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the tree move, or that our squeezing of the bulb or our heating of the air around it raised the mercury in the thermometer. For unless we assume our own relative independence it might well be that there was some general state of affairs which made the tree sway and at the same time made our brain-cells discharge and our muscles contract as though we were swaying it; and so with the other examples. On the other hand, if our voluntary acts are spontaneous so far as the events which we are investigating are concerned,—if they are never mere effects of preceding events in the series under consideration,then, though these voluntary acts and the changes around us which follow them may sometimes coincide through mere chance, they can never be joint effects.

If there is any causal relation between them at all, the voluntary acts must be the causes, and the changes that follow must be their effects. *

* A third advantage connected with experiment is that inferences based upon it are accompanied with a greater feeling of satisfaction. The feeling of muscular exertion which comes with our own acts is associated very closely in the minds of most people with the idea of cause and effect or is really a part of it. Consequently the actual production of an effect by our own exertion seems to give an immediate feeling of the causal connection that nothing else can give.



Its function.

For a perfect application of the Method of Difference, as we have seen, there must be two cases alike in every respect except that in one a certain effect and its cause are both present; and for a perfect application of the Method of Agreement there must be two cases different in every respect except that the causally related circumstances are present (or, it might be, absent) in both. Moreover there is always danger that the method in question has not been applied perfectly, because of the possible presence of other points of difference or resemblance which have not been noticed. But suppose that other points of difference or resemblance are present and are noticed, and that we cannot find any two cases in which they are not ; inference no longer possible?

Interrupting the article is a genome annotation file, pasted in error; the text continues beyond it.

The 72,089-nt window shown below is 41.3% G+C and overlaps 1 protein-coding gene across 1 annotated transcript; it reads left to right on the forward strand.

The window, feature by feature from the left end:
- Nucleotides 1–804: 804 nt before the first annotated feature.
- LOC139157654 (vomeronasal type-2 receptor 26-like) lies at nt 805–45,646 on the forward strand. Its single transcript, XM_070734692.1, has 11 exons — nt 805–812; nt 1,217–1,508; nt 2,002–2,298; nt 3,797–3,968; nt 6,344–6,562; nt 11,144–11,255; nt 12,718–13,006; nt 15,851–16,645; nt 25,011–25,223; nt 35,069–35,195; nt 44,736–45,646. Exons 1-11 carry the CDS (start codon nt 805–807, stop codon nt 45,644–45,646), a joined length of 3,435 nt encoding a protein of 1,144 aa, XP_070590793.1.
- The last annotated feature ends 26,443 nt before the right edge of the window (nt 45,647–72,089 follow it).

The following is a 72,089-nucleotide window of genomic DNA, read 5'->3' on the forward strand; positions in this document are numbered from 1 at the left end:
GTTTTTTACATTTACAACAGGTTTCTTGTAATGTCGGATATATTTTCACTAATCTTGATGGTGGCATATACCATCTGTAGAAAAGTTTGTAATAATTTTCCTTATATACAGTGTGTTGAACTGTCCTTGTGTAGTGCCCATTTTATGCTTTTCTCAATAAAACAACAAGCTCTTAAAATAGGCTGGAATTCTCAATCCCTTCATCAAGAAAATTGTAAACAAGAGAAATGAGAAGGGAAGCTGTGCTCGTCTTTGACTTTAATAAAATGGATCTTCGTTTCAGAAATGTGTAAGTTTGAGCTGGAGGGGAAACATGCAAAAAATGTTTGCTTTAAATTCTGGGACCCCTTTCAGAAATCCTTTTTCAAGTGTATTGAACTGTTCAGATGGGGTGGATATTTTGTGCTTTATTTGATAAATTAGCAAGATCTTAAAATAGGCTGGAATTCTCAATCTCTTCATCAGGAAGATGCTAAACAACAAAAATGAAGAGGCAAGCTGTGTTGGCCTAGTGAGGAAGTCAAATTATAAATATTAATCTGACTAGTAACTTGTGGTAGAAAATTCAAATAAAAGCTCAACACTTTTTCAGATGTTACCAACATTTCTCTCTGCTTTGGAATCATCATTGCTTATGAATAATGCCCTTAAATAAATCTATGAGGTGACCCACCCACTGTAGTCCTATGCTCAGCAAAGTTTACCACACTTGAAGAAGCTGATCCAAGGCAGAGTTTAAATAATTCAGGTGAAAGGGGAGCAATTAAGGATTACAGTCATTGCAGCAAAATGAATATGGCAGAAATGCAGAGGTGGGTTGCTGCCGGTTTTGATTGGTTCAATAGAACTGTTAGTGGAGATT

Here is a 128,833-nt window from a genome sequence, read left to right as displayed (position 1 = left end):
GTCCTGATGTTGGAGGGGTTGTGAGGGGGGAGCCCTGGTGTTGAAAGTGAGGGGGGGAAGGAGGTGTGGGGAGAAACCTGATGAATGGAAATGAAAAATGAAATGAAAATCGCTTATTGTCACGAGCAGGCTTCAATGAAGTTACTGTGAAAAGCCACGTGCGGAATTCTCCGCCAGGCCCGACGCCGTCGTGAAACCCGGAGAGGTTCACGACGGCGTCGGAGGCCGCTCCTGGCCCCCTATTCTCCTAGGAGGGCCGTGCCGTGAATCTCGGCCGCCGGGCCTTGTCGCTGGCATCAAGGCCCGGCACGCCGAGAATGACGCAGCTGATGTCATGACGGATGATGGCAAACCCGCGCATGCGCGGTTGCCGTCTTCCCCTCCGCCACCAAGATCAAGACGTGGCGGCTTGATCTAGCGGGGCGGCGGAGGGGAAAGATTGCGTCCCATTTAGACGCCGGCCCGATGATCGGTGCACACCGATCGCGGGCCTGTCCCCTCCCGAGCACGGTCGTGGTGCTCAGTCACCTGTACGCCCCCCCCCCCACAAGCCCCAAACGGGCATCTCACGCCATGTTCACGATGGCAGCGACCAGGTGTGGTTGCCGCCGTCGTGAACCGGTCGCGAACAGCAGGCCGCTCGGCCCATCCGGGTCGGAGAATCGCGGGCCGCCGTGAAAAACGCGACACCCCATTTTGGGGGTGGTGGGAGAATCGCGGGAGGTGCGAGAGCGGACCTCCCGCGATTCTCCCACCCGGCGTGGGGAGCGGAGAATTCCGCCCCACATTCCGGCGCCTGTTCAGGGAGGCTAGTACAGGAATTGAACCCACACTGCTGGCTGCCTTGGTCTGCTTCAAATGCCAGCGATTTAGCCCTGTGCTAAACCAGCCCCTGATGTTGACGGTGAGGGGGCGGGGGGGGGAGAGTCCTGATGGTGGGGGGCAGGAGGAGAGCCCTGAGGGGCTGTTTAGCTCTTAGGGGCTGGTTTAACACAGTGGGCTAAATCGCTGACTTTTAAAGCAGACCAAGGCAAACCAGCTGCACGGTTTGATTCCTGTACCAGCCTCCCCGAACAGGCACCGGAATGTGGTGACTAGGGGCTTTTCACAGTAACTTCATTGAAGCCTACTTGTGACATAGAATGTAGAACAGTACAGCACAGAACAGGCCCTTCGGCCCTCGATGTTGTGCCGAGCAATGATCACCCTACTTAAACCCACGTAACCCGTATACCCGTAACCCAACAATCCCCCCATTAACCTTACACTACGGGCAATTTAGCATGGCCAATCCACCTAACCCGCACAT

It is not possible if there are only two such cases; but if there are more and they differ widely from each other, it may be. Suppose, for example, that we have all the following combinations, the letters from A to M standing for known antecedents, the letters from N to Z for known consequents, and the blanks for other possible but unknown antecedents and consequents.


We notice that where A is present N is present, and that where A is absent N is absent (which is the same thing as saying that where A is present N is present, and where N is present A is present); and this suggests that A is the cause of N. But how shall we prove it? The Method of Difference is inapplicable, because there are no two cases (not even the first and the fourth) that differ in no respect except the presence of A and N in one case and their absence in the other. In the same way there are no two cases from which we can prove the connection by the Method of Agreement.

Yet there is a way in which the Method of Agreement can be applied, and applied doubly. Assuming that the cause of N is to be found amongst the observed antecedents and that it is always the same, we can prove from the first two cases that it is either A or B or the combination AB, for A and B are the only conditions present in both. From the first and third cases we can prove in the same way that the cause is either A or C or AC; and from the second and third that it is either A or G or AG. And if, as we have assumed, the cause is the same in all the cases, it must be A. Thus, though the presence of A and N is not the only respect in which any two cases agree, it is the only known respect in which all the three positive cases agree, and A is therefore the cause of N, if the cause of N is always the same observed circumstance. This is a perfectly legitimate application of the Method of Agreement; but, like all applications of that method, it is subject to the objections that the cause of N may not be the same in all cases, and then even if it is, the real cause may be some unknown circumstance, represented by one of the blanks.